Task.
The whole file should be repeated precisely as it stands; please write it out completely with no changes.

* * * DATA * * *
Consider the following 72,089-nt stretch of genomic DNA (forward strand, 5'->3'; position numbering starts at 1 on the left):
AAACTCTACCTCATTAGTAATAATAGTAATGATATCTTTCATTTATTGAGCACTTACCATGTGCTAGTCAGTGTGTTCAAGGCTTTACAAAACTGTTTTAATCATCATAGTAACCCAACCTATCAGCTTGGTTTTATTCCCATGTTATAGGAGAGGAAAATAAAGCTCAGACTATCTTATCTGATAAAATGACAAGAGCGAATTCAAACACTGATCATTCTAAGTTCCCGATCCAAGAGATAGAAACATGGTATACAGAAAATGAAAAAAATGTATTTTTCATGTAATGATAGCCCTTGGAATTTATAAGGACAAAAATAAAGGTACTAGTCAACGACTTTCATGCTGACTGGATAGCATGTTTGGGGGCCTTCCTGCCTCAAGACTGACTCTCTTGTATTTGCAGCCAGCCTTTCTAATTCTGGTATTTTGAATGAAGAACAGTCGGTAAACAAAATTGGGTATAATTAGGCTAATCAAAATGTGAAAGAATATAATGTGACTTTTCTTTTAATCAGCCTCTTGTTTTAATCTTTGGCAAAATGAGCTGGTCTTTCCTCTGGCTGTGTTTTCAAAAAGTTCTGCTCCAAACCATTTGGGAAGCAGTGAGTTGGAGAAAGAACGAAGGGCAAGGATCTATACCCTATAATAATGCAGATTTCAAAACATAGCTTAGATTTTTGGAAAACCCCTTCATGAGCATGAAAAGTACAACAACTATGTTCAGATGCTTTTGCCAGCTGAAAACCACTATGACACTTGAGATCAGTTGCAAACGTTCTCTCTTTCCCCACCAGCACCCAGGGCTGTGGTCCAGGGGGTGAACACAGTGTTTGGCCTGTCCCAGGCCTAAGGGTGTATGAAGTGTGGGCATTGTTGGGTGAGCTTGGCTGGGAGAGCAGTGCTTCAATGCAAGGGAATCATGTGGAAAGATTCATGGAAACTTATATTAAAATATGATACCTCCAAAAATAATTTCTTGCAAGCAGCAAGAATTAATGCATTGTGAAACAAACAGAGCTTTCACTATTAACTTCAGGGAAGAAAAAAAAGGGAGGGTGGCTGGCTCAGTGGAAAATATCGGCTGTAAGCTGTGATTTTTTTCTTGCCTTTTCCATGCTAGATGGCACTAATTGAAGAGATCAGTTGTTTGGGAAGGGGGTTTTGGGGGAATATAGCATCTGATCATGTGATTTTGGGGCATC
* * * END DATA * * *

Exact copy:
Consider the following 72,089-nt stretch of genomic DNA (forward strand, 5'->3'; position numbering starts at 1 on the left):
AAACTCTACCTCATTAGTAATAATAGTAATGATATCTTTCATTTATTGAGCACTTACCATGTGCTAGTCAGTGTGTTCAAGGCTTTACAAAACTGTTTTAATCATCATAGTAACCCAACCTATCAGCTTGGTTTTATTCCCATGTTATAGGAGAGGAAAATAAAGCTCAGACTATCTTATCTGATAAAATGACAAGAGCGAATTCAAACACTGATCATTCTAAGTTCCCGATCCAAGAGATAGAAACATGGTATACAGAAAATGAAAAAAATGTATTTTTCATGTAATGATAGCCCTTGGAATTTATAAGGACAAAAATAAAGGTACTAGTCAACGACTTTCATGCTGACTGGATAGCATGTTTGGGGGCCTTCCTGCCTCAAGACTGACTCTCTTGTATTTGCAGCCAGCCTTTCTAATTCTGGTATTTTGAATGAAGAACAGTCGGTAAACAAAATTGGGTATAATTAGGCTAATCAAAATGTGAAAGAATATAATGTGACTTTTCTTTTAATCAGCCTCTTGTTTTAATCTTTGGCAAAATGAGCTGGTCTTTCCTCTGGCTGTGTTTTCAAAAAGTTCTGCTCCAAACCATTTGGGAAGCAGTGAGTTGGAGAAAGAACGAAGGGCAAGGATCTATACCCTATAATAATGCAGATTTCAAAACATAGCTTAGATTTTTGGAAAACCCCTTCATGAGCATGAAAAGTACAACAACTATGTTCAGATGCTTTTGCCAGCTGAAAACCACTATGACACTTGAGATCAGTTGCAAACGTTCTCTCTTTCCCCACCAGCACCCAGGGCTGTGGTCCAGGGGGTGAACACAGTGTTTGGCCTGTCCCAGGCCTAAGGGTGTATGAAGTGTGGGCATTGTTGGGTGAGCTTGGCTGGGAGAGCAGTGCTTCAATGCAAGGGAATCATGTGGAAAGATTCATGGAAACTTATATTAAAATATGATACCTCCAAAAATAATTTCTTGCAAGCAGCAAGAATTAATGCATTGTGAAACAAACAGAGCTTTCACTATTAACTTCAGGGAAGAAAAAAAAGGGAGGGTGGCTGGCTCAGTGGAAAATATCGGCTGTAAGCTGTGATTTTTTTCTTGCCTTTTCCATGCTAGATGGCACTAATTGAAGAGATCAGTTGTTTGGGAAGGGGGTTTTGGGGGAATATAGCATCTGATCATGTGATTTTGGGGCATC